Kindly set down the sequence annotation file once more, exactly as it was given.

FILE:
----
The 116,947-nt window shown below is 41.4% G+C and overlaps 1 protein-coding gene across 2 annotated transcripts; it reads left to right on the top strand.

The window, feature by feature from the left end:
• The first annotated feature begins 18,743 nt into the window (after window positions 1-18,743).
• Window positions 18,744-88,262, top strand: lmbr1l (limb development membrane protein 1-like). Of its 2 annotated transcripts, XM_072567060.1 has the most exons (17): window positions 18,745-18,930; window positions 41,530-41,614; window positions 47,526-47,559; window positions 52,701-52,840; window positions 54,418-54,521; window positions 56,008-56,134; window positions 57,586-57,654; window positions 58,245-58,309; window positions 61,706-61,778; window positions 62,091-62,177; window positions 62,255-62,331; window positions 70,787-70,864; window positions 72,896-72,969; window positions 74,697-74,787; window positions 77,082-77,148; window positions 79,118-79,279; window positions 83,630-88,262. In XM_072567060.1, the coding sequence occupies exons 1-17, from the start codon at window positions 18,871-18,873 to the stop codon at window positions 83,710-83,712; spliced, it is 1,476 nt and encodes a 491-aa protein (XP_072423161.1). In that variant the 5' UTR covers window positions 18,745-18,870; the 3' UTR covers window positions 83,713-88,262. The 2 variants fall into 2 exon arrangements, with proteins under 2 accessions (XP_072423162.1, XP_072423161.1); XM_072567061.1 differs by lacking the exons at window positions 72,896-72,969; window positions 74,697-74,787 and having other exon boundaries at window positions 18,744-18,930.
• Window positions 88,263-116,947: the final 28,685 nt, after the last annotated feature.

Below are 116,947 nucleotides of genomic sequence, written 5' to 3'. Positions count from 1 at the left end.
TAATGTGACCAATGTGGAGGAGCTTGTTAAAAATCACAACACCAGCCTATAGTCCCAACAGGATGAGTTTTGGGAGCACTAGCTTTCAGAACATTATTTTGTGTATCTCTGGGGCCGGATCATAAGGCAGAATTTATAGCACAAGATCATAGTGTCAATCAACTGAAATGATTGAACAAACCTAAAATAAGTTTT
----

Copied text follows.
The 116,947-nt window shown below is 41.4% G+C and overlaps 1 protein-coding gene across 2 annotated transcripts; it reads left to right on the top strand.

The window, feature by feature from the left end:
• The first annotated feature begins 18,743 nt into the window (after window positions 1-18,743).
• Window positions 18,744-88,262, top strand: lmbr1l (limb development membrane protein 1-like). Of its 2 annotated transcripts, XM_072567060.1 has the most exons (17): window positions 18,745-18,930; window positions 41,530-41,614; window positions 47,526-47,559; window positions 52,701-52,840; window positions 54,418-54,521; window positions 56,008-56,134; window positions 57,586-57,654; window positions 58,245-58,309; window positions 61,706-61,778; window positions 62,091-62,177; window positions 62,255-62,331; window positions 70,787-70,864; window positions 72,896-72,969; window positions 74,697-74,787; window positions 77,082-77,148; window positions 79,118-79,279; window positions 83,630-88,262. In XM_072567060.1, the coding sequence occupies exons 1-17, from the start codon at window positions 18,871-18,873 to the stop codon at window positions 83,710-83,712; spliced, it is 1,476 nt and encodes a 491-aa protein (XP_072423161.1). In that variant the 5' UTR covers window positions 18,745-18,870; the 3' UTR covers window positions 83,713-88,262. The 2 variants fall into 2 exon arrangements, with proteins under 2 accessions (XP_072423162.1, XP_072423161.1); XM_072567061.1 differs by lacking the exons at window positions 72,896-72,969; window positions 74,697-74,787 and having other exon boundaries at window positions 18,744-18,930.
• Window positions 88,263-116,947: the final 28,685 nt, after the last annotated feature.

Below are 116,947 nucleotides of genomic sequence, written 5' to 3'. Positions count from 1 at the left end.
TAATGTGACCAATGTGGAGGAGCTTGTTAAAAATCACAACACCAGCCTATAGTCCCAACAGGATGAGTTTTGGGAGCACTAGCTTTCAGAACATTATTTTGTGTATCTCTGGGGCCGGATCATAAGGCAGAATTTATAGCACAAGATCATAGTGTCAATCAACTGAAATGATTGAACAAACCTAAAATAAGTTTT